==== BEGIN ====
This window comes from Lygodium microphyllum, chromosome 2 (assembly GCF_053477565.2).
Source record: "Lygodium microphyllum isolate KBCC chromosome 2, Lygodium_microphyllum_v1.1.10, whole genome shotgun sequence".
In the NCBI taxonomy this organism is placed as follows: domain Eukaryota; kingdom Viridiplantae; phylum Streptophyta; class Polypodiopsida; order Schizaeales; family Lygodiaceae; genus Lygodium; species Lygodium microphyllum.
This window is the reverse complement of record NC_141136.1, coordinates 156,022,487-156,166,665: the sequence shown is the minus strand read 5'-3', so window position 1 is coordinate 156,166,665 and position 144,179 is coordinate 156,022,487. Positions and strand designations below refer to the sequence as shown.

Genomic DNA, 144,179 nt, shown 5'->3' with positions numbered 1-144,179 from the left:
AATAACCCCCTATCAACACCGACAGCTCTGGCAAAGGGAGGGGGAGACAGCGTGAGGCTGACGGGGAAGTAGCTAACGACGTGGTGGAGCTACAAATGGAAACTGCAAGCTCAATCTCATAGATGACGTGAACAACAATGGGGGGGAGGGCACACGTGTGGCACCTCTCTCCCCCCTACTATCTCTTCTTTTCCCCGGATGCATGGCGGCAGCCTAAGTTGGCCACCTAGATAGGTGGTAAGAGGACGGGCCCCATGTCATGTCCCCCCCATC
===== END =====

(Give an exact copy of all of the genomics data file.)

This window comes from Lygodium microphyllum, chromosome 2 (assembly GCF_053477565.2).
Source record: "Lygodium microphyllum isolate KBCC chromosome 2, Lygodium_microphyllum_v1.1.10, whole genome shotgun sequence".
In the NCBI taxonomy this organism is placed as follows: domain Eukaryota; kingdom Viridiplantae; phylum Streptophyta; class Polypodiopsida; order Schizaeales; family Lygodiaceae; genus Lygodium; species Lygodium microphyllum.
This window is the reverse complement of record NC_141136.1, coordinates 156,022,487-156,166,665: the sequence shown is the minus strand read 5'-3', so window position 1 is coordinate 156,166,665 and position 144,179 is coordinate 156,022,487. Positions and strand designations below refer to the sequence as shown.

Genomic DNA, 144,179 nt, shown 5'->3' with positions numbered 1-144,179 from the left:
AATAACCCCCTATCAACACCGACAGCTCTGGCAAAGGGAGGGGGAGACAGCGTGAGGCTGACGGGGAAGTAGCTAACGACGTGGTGGAGCTACAAATGGAAACTGCAAGCTCAATCTCATAGATGACGTGAACAACAATGGGGGGGAGGGCACACGTGTGGCACCTCTCTCCCCCCTACTATCTCTTCTTTTCCCCGGATGCATGGCGGCAGCCTAAGTTGGCCACCTAGATAGGTGGTAAGAGGACGGGCCCCATGTCATGTCCCCCCCATC